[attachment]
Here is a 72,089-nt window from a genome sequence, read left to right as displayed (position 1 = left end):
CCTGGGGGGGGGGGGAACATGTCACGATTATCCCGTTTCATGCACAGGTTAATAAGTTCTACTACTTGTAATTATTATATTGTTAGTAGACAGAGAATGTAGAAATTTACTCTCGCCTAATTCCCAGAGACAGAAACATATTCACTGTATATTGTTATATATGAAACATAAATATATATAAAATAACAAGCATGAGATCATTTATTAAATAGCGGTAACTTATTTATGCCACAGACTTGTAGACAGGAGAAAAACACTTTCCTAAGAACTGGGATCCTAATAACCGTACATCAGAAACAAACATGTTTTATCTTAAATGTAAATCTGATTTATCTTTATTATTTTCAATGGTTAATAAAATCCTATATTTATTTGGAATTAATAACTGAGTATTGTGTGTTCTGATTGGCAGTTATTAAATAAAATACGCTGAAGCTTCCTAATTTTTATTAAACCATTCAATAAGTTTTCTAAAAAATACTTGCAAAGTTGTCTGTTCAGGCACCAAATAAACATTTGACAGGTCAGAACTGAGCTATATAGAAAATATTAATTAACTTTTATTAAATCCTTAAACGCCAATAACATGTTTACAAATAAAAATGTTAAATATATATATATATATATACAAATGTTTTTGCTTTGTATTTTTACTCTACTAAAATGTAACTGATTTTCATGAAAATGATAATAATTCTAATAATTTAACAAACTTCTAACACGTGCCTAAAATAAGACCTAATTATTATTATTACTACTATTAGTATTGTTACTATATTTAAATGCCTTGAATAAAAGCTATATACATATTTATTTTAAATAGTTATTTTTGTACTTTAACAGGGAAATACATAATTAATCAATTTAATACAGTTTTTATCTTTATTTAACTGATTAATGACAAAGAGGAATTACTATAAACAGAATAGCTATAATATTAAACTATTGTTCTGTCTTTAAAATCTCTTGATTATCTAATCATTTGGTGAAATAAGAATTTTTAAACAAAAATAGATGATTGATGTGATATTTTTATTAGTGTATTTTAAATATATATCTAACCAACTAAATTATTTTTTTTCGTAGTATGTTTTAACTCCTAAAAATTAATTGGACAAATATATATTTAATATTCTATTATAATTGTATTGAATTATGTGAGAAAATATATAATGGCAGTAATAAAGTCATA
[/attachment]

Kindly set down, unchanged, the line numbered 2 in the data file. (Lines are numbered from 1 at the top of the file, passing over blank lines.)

CCTGGGGGGGGGGGGAACATGTCACGATTATCCCGTTTCATGCACAGGTTAATAAGTTCTACTACTTGTAATTATTATATTGTTAGTAGACAGAGAATGTAGAAATTTACTCTCGCCTAATTCCCAGAGACAGAAACATATTCACTGTATATTGTTATATATGAAACATAAATATATATAAAATAACAAGCATGAGATCATTTATTAAATAGCGGTAACTTATTTATGCCACAGACTTGTAGACAGGAGAAAAACACTTTCCTAAGAACTGGGATCCTAATAACCGTACATCAGAAACAAACATGTTTTATCTTAAATGTAAATCTGATTTATCTTTATTATTTTCAATGGTTAATAAAATCCTATATTTATTTGGAATTAATAACTGAGTATTGTGTGTTCTGATTGGCAGTTATTAAATAAAATACGCTGAAGCTTCCTAATTTTTATTAAACCATTCAATAAGTTTTCTAAAAAATACTTGCAAAGTTGTCTGTTCAGGCACCAAATAAACATTTGACAGGTCAGAACTGAGCTATATAGAAAATATTAATTAACTTTTATTAAATCCTTAAACGCCAATAACATGTTTACAAATAAAAATGTTAAATATATATATATATATATACAAATGTTTTTGCTTTGTATTTTTACTCTACTAAAATGTAACTGATTTTCATGAAAATGATAATAATTCTAATAATTTAACAAACTTCTAACACGTGCCTAAAATAAGACCTAATTATTATTATTACTACTATTAGTATTGTTACTATATTTAAATGCCTTGAATAAAAGCTATATACATATTTATTTTAAATAGTTATTTTTGTACTTTAACAGGGAAATACATAATTAATCAATTTAATACAGTTTTTATCTTTATTTAACTGATTAATGACAAAGAGGAATTACTATAAACAGAATAGCTATAATATTAAACTATTGTTCTGTCTTTAAAATCTCTTGATTATCTAATCATTTGGTGAAATAAGAATTTTTAAACAAAAATAGATGATTGATGTGATATTTTTATTAGTGTATTTTAAATATATATCTAACCAACTAAATTATTTTTTTTCGTAGTATGTTTTAACTCCTAAAAATTAATTGGACAAATATATATTTAATATTCTATTATAATTGTATTGAATTATGTGAGAAAATATATAATGGCAGTAATAAAGTCATA